We now move to adding the colour back to the image. We could just set the saturation back to normal (0%) but there is a better two step way that gives us more control;
Step 1: First, raise the saturation by a tiny amount so that you now have a little colour. Then, raise the vibrance by a lot. In the image below I raised the saturation from -100% (no colour) to -88%, then raised the vibrance by 33%. This has the effect of making all the colours low and equal; the low saturation gives you almost no colour, and a high vibrance normalises your colours (makes them all the same intensity).
As the entire colour intensities are low and equal, you get a faded colour image, as seen above. I call this the ‘neutral colour image’.
From here, you can colour the image as you wish simply by boosting/cutting the colour saturations. You can also fine tune the light/shadow per colour range by altering the colour luminances. Finally, you can re-colour (swap colours) via the hue sliders.
Step 2: make the colour balance fit your intent by varying the colour sliders.
I boosted the oranges and yellows (to give me the autumnal leaves) and decreased Aqua (Lightroom’s name for cyan or blue-green) to remove the bluish colour cast in the original image.
More importantly, you can probably see here that I could have boosted/cut other colours, and this would have given me a totally different image.
Finalising the edit
There’s some minor issues remaining. Some of the leaves right at the bottom of the image are too bright and detract from our main subject.
Also, you can tell that the figure is wearing trousers because you see a small gap between the legs. I would prefer the figure to be more ambiguous, and by removing the gap we are more likely to believe she is wearing clothes from a much earlier age.
This article suggests a quick and consistent way to fix images where a significant amount of change is required (i.e. significant crop is required to strengthen composition, and drastic changes in tone and colour balance are required to set a style);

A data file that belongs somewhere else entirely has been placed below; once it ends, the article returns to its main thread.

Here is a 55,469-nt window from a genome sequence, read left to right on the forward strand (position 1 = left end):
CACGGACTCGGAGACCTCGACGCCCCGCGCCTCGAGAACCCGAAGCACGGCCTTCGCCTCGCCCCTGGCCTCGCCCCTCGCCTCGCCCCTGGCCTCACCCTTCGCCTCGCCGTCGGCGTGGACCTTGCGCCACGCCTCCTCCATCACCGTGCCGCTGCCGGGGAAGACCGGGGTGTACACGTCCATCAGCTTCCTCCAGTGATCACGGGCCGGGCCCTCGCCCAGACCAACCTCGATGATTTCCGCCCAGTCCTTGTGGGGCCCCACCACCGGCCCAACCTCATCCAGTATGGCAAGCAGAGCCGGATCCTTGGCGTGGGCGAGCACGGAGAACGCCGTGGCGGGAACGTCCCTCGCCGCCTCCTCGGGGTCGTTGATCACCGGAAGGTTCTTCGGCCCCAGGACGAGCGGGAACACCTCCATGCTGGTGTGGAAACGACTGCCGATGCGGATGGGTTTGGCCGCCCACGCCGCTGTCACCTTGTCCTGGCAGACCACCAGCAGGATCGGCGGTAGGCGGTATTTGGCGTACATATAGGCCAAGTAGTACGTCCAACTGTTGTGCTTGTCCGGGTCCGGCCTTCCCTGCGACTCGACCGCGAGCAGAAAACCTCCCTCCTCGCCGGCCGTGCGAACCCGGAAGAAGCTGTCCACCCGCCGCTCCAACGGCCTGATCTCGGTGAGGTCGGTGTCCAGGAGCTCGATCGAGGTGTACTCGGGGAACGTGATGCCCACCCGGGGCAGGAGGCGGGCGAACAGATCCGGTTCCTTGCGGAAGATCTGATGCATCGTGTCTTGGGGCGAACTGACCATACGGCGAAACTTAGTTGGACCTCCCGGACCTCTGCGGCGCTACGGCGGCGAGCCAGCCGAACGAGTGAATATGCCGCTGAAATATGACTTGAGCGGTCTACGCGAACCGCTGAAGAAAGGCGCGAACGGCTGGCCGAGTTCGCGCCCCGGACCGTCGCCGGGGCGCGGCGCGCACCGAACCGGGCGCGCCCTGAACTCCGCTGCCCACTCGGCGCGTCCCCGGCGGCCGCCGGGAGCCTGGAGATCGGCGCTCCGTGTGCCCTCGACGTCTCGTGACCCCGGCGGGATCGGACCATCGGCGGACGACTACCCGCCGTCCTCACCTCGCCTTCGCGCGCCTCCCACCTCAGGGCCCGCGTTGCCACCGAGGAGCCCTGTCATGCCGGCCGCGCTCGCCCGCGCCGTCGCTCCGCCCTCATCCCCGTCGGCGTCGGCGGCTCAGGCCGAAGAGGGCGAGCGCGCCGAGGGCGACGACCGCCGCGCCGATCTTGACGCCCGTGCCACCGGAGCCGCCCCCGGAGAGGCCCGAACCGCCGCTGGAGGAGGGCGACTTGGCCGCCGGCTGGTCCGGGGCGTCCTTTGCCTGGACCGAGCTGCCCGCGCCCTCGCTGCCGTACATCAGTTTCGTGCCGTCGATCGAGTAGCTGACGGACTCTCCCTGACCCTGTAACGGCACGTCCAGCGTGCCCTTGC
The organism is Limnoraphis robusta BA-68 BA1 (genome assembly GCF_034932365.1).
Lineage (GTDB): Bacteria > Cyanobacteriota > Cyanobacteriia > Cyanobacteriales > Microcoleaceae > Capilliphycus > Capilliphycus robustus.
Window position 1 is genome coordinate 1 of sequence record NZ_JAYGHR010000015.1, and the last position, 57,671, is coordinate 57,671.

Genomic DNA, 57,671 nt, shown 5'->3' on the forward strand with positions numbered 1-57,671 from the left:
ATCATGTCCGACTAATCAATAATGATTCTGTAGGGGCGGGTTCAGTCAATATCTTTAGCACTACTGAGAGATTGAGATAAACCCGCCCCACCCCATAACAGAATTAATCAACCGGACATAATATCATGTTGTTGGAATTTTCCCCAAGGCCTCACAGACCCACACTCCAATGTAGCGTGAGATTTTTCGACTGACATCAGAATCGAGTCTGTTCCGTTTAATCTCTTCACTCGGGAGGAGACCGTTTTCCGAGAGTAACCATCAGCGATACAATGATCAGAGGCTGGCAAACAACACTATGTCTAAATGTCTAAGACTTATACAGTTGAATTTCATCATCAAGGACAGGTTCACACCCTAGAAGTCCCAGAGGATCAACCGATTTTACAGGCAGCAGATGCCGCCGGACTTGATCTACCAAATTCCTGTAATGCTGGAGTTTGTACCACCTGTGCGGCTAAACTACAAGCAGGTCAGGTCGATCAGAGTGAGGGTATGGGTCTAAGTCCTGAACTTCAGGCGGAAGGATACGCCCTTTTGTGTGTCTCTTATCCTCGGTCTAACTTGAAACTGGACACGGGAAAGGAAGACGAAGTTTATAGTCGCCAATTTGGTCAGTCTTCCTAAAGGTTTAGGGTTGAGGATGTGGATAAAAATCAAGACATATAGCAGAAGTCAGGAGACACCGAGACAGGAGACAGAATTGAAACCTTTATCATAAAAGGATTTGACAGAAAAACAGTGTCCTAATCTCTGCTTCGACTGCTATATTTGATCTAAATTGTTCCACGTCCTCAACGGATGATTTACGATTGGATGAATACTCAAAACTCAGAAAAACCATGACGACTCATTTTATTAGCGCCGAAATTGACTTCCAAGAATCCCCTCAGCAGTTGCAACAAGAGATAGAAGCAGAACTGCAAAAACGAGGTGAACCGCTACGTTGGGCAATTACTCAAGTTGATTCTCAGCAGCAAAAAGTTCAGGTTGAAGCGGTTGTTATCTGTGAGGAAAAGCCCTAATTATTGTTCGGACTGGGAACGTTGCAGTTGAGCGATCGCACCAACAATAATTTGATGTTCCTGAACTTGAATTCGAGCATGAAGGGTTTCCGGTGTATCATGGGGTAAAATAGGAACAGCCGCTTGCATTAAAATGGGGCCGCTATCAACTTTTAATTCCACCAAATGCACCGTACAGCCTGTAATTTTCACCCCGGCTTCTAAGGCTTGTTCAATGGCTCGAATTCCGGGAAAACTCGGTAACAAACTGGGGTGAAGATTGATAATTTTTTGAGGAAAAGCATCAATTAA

- Reduce the image to black and white by reducing saturation to -100%.
- Crop and rotate to set the direction you wish the image to be scanned by the user’s eye, and to set the direction of the dominant line(s).
- Add or change global lighting and shadow via the graduated filter tool (you can also use the fill light slider, but don’t change it by more than 3-5, because it has a big effect).
- Normalise the image colour by increasing saturation by 5-15% and increasing vibrancy by 30-50%. This gives you a faded, neutrally coloured image.
- By using the colour sliders, re-colour the image in line with the tonal changes made in 2.
- Make local changes (spot removal, local adjustments via the adjustment brush) to finalise the image.
The previous article in this two part set discussed ways of deciding exactly what post processing needs to be performed on the image, and how to decide what style changes will be imposed on the image.
The source image is a JPEG. This limits my ability to expose-up in my edits, and is one reason why I chose my edits such that they tended to darken (under-expose) the image. This has the side effect of hiding the noise that woudl otherwise exist (cell phone cameras are much more noisy than a typical DSLR even aside from the fact that they export to JPEG only).
During my crop, I used horizontal/vertical dominant lines. Other images may have other dominant line directions; imposing a slant to the horizontal or vertical is often more desirable because it creates a less stable (and therefore more dynamic) framing. A curving dominant line direction can also be desirable.
As an aside, the image in this post shows the view from the other side of the ridge at the far right of ‘Autumn Colour’. The two images were taken less than five minutes walk from each other, albeit at different times of the year.